It’s a new year and you’ve vowed in 2017 is going to be the year that you get more done at work. No more checking Facebook. No more days of only answering emails and nothing else. No more weekends at the office doing the projects you promised yourself you would do during the week.
The biggest complaint I hear from my clients is that their day-to-day tasks, i.e. answering emails, meetings, phone calls, fielding bosses and co-workers questions, eat up their entire day and all their energy. They feel frustrated and burned out because they can’t ever focus on the important tasks, the ones that will actually make a difference at their companies or in their businesses.
There are lots of productivity hacks out there to help you become more efficient and focused. The problem that I see many of my clients struggle with isn’t the desire to be more productive; it’s learning how to shift their mindset about what is really keeping them stuck and unable to accomplish their overall goals.
There are so many things that distract you throughout the day, but today let’s start by shifting your thoughts and beliefs about: your email inbox. Just like with a demanding boss, difficult parent or a toxic friend, you need to establish some boundaries with your email so it works for you.
Does this scenario sound familiar? When you finally have a moment to work on that really important project, it’s 8:00pm and you’re tired, hungry and your partner is texting wondering if you’re ever coming home for dinner.
You recognize you’re completely fried for the day. You decide to head home for the day promising yourself you’re going to devout all day tomorrow to that project you’ve been “meaning” to do for weeks.
The next day you’re back in the office and ready to tackle that project, but first you’re going to check your emails just to make sure there’s nothing pressing. No emergencies but you got a series of emails about an email you sent out last night so after you tackle those emails, you’re going to work on the project.
Next thing you know you look up and you have a meeting in 10 minutes, so you’ll work on the project after the meeting. You find yourself again at the end of a very long day vowing to dedicate all day tomorrow on your project. Can you see where this story is going?
Email is an important tool for work but if you want to learn how to be more focused and productive at work, here are 3 email mindset shifts you must implement now:
Email isn’t your first priority of the day (or any day)
The big project your boss has been bugging you about or the project that you’ve wanted to work on because if you do it right it could mean getting a promotion and raise – that’s your priority of the day. It’s these projects that are going to help you stand out among your colleagues. Just like the scenario I talked about earlier, it’s too easy to get distracted by email and other things at work.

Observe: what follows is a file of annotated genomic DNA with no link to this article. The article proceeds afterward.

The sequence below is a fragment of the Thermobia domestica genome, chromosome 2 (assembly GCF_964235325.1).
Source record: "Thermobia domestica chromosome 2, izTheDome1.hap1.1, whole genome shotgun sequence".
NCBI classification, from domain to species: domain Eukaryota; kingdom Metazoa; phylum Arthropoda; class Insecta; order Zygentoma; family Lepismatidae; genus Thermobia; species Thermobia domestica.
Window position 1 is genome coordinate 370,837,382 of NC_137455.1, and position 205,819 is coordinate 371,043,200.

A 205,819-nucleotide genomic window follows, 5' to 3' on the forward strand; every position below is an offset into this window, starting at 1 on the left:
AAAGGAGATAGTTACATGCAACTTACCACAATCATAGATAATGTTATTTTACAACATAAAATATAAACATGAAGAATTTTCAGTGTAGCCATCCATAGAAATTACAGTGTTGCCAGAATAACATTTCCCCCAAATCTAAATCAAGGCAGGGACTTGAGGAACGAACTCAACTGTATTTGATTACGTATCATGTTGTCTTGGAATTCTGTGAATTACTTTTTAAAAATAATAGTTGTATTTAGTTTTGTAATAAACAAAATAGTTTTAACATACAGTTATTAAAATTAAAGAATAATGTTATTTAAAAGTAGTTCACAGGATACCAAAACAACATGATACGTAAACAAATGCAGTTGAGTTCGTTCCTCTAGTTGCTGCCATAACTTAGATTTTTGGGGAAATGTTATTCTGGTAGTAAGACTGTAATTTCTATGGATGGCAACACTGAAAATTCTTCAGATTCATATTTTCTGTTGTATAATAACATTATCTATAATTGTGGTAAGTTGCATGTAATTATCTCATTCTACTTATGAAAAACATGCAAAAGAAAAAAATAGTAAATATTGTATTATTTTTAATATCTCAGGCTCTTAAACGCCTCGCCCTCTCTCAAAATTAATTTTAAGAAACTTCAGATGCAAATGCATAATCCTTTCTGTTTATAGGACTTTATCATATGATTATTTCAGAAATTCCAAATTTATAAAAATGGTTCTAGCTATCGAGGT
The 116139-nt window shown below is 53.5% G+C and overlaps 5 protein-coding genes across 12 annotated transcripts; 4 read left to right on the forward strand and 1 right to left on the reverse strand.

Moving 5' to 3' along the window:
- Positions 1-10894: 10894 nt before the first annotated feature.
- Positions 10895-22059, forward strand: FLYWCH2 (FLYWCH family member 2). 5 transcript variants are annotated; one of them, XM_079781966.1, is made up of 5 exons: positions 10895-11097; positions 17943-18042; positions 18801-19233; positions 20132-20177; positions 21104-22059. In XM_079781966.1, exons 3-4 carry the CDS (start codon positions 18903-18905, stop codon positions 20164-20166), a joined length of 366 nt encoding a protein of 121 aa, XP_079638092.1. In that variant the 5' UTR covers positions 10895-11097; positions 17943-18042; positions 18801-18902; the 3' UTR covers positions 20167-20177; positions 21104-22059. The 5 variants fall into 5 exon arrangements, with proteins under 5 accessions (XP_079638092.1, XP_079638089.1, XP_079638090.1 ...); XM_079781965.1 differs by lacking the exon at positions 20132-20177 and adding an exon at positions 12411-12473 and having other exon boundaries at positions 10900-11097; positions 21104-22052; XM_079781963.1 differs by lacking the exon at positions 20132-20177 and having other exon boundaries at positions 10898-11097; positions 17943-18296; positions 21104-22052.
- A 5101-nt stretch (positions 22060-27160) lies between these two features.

It’s the complicated, taxing projects that we need to tackle first thing in the morning. Just like personal trainers tell us to work out first thing in the morning, we need to do the important and tough tasks first. If we wait until later in the day, it’s easy to make excuses to wait until the next day and many times something more pressing and urgent tasks can come up.
“Wait a minute, but I have to check my email first thing because I can’t…”
You can set email limits/boundaries
Let me finish that last sentence, “I can’t…wait an hour after I get into work to respond to my bosses emails.” “I can’t make an important client wait for my response.” “I can’t because what if there’s an emergency?” These are all valid points but it doesn’t mean you throw up your hands and resolve to a slave to your inbox. You can set some limits and boundaries around how and when you check your email.
First, if there’s a serious emergency at work, email won’t be the only way someone gets a hold of you. They will call and if you don’t pick up your phone, they’ll find another way to reach you.
In terms of responding to your boss or any important client’s emails, there are lots of ways to work around this problem. You can create a separate “very important person” email account and this is the only one you check first thing in the morning. Let your boss and those VIP clients know about it and tell them if they need something that can’t wait, use that account. There are so many different ways you can address your concerns, you just have to remember that there are solutions.
“Wait another minute, won’t I look like a slacker if I don’t respond right away…”
Email is someone else’s agenda
Think about the last time you came into the office and spent an hour reading and responding to your emails. Did spending that hour help you get any of your big projects or tasks accomplished?
Think about it like this: that big project you’ve wanted to work on is to benefit you and your career. If you spend all your time responding to emails, you’re putting aside what benefits you. Email, for the most part, is about someone else’s want or need. Making this mindset shift doesn’t mean your emails aren’t important or necessary; it means you need to prioritize what will propel you forward over the demands of other people.
The most important thing you can take away from this article is simply the belief that work doesn’t have to be the way it is now. It’s like any other change you want to make in your life; it’s going to feel strange and uncomfortable at first. You’re going to wonder if this is “right” for you but try and remember why you’re doing this. You’re making the choice to change your relationship with your email inbox in order to move your career forward. If you implement these mindset shifts, you’ll finally be able to feel like your workday is working for you and not against you.
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